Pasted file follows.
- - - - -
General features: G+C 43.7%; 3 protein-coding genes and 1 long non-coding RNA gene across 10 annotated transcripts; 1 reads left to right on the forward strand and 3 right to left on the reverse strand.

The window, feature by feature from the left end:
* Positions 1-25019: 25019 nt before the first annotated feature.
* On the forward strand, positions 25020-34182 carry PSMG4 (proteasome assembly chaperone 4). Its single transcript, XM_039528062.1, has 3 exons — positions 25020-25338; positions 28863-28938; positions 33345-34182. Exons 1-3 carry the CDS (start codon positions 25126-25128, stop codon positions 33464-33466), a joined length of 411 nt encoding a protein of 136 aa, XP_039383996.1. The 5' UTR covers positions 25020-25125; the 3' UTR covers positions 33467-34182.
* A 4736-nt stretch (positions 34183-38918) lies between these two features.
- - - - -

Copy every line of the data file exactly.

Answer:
General features: G+C 43.7%; 3 protein-coding genes and 1 long non-coding RNA gene across 10 annotated transcripts; 1 reads left to right on the forward strand and 3 right to left on the reverse strand.

The window, feature by feature from the left end:
* Positions 1-25019: 25019 nt before the first annotated feature.
* On the forward strand, positions 25020-34182 carry PSMG4 (proteasome assembly chaperone 4). Its single transcript, XM_039528062.1, has 3 exons — positions 25020-25338; positions 28863-28938; positions 33345-34182. Exons 1-3 carry the CDS (start codon positions 25126-25128, stop codon positions 33464-33466), a joined length of 411 nt encoding a protein of 136 aa, XP_039383996.1. The 5' UTR covers positions 25020-25125; the 3' UTR covers positions 33467-34182.
* A 4736-nt stretch (positions 34183-38918) lies between these two features.